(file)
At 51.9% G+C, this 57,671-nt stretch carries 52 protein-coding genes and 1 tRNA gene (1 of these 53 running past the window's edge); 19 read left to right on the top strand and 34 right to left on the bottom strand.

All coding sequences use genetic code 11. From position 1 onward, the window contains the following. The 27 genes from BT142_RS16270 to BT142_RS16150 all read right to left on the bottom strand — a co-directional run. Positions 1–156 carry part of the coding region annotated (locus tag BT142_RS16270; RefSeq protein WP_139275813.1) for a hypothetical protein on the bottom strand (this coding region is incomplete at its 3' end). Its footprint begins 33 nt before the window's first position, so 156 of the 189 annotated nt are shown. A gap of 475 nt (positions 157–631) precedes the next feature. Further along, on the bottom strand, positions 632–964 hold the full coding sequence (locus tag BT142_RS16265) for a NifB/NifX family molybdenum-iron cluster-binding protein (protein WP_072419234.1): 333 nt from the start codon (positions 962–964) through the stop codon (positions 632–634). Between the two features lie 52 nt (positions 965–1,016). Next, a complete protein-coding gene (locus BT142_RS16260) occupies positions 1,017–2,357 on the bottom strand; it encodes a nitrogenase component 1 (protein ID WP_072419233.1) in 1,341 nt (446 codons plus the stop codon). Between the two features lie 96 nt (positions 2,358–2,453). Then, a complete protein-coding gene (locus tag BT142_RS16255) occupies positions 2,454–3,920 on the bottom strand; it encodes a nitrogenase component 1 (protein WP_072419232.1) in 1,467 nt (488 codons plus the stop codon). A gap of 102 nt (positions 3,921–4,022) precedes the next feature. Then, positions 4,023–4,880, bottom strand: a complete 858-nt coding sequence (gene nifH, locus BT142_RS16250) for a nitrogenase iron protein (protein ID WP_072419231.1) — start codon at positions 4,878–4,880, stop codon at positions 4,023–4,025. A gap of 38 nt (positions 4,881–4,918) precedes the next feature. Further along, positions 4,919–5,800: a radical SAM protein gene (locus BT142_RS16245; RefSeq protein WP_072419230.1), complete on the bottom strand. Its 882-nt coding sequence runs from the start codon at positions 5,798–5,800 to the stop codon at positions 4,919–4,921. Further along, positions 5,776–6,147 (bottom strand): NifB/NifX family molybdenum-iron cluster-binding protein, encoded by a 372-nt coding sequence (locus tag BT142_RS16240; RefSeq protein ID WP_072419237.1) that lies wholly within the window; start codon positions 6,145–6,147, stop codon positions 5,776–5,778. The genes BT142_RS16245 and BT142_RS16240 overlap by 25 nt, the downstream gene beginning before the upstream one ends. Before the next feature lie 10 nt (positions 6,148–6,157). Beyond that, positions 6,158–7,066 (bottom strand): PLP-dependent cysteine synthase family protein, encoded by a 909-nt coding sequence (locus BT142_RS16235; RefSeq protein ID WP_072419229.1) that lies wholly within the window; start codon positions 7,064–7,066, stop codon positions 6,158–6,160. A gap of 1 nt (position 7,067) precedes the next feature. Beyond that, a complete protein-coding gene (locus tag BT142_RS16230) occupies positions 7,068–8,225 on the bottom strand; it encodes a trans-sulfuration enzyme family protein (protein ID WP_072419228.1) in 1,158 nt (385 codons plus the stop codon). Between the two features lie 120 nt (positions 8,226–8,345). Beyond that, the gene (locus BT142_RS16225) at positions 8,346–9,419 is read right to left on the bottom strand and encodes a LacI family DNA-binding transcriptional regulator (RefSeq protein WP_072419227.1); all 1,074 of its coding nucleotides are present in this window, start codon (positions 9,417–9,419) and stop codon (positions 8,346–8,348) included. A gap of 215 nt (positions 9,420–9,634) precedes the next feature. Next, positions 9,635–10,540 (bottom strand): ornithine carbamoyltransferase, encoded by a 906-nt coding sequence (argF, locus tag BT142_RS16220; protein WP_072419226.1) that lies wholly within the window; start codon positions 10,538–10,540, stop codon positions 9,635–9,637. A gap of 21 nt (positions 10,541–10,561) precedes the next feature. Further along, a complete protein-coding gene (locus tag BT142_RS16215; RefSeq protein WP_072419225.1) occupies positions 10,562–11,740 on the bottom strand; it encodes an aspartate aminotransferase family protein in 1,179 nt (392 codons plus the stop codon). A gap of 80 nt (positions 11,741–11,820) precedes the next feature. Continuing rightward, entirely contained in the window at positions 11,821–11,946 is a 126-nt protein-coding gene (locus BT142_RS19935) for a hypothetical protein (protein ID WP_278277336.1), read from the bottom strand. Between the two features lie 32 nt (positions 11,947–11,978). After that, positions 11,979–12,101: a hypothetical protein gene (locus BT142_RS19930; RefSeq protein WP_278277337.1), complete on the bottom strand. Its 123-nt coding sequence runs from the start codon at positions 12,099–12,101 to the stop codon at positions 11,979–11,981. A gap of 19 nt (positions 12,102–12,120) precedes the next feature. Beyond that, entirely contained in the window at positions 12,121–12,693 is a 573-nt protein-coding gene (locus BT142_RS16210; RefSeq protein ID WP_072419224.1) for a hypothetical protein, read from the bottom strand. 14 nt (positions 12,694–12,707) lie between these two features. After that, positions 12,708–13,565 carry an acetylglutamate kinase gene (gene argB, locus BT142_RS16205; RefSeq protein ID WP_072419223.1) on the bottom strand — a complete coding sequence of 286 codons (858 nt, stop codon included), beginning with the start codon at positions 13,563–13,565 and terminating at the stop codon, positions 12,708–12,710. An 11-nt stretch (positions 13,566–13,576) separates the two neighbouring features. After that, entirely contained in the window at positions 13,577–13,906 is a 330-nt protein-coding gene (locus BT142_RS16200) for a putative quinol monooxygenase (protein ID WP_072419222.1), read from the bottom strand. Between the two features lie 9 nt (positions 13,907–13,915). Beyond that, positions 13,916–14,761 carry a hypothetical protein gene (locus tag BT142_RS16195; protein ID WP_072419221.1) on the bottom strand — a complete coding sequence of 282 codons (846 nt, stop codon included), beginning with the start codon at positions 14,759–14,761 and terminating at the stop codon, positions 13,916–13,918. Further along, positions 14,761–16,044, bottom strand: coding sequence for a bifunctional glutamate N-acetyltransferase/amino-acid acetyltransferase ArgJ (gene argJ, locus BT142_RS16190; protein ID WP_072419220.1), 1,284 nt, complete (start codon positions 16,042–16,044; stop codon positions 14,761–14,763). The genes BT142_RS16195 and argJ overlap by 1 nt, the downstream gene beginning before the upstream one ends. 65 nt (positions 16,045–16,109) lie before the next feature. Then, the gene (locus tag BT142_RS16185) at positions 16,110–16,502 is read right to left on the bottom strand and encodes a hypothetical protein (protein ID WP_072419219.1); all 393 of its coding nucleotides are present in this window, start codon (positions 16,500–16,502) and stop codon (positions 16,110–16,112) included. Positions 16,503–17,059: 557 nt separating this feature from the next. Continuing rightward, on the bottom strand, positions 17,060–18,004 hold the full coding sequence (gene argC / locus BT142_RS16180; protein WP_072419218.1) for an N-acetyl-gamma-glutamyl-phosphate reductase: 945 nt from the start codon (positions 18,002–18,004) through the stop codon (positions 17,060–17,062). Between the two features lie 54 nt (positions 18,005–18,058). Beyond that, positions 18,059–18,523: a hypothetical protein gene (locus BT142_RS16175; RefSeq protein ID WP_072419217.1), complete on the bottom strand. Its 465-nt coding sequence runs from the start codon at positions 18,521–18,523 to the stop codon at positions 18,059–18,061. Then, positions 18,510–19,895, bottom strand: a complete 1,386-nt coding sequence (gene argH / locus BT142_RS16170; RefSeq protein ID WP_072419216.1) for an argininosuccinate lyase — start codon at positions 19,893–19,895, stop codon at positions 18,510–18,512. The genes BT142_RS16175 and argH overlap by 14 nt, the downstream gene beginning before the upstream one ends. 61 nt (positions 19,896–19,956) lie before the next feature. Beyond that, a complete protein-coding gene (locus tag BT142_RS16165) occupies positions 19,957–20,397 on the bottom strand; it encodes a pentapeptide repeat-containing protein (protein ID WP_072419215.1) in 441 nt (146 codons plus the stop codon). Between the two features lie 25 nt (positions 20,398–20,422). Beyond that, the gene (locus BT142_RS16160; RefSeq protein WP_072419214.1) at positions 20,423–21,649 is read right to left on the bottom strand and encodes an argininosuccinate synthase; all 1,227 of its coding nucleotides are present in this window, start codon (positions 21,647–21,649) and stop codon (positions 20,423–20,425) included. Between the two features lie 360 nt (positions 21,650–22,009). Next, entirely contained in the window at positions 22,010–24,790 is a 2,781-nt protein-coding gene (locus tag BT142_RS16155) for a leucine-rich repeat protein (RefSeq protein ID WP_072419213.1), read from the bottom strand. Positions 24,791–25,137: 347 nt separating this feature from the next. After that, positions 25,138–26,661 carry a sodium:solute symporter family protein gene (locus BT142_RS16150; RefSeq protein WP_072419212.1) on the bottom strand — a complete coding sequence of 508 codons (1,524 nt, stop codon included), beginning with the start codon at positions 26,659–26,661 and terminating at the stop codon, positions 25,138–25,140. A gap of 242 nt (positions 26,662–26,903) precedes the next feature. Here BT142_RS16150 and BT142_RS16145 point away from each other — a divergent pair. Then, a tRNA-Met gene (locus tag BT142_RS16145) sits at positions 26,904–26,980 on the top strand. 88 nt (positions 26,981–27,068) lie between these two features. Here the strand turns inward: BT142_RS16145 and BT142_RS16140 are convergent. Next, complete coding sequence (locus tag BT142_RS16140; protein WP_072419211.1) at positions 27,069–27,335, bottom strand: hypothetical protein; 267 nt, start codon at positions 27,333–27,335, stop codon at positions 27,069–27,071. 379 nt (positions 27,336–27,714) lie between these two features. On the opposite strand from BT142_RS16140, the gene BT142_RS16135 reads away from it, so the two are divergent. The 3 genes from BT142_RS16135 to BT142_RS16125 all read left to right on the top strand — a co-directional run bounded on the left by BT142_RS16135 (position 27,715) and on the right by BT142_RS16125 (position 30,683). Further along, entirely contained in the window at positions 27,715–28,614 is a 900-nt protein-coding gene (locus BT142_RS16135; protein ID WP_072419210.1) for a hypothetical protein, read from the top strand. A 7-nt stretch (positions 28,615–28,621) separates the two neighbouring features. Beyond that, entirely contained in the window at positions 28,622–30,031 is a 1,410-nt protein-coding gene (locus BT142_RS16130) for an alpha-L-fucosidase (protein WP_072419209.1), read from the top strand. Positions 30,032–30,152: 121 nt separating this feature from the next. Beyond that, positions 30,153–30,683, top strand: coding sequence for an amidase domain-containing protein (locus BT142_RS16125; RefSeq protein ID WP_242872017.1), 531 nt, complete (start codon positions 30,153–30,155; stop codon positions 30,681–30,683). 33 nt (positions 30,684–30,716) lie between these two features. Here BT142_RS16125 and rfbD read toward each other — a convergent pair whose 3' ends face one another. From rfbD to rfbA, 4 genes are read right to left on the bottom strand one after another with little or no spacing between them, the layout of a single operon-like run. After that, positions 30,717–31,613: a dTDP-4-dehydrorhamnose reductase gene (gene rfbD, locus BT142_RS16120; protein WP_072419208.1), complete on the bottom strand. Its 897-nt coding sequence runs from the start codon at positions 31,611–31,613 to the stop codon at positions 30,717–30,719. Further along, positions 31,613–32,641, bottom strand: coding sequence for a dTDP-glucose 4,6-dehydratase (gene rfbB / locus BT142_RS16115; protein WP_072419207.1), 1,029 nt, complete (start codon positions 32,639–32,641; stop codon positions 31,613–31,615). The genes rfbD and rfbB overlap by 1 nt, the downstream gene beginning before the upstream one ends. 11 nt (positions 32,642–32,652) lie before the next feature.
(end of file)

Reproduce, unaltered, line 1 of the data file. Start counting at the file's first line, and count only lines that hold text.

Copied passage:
At 51.9% G+C, this 57,671-nt stretch carries 52 protein-coding genes and 1 tRNA gene (1 of these 53 running past the window's edge); 19 read left to right on the top strand and 34 right to left on the bottom strand.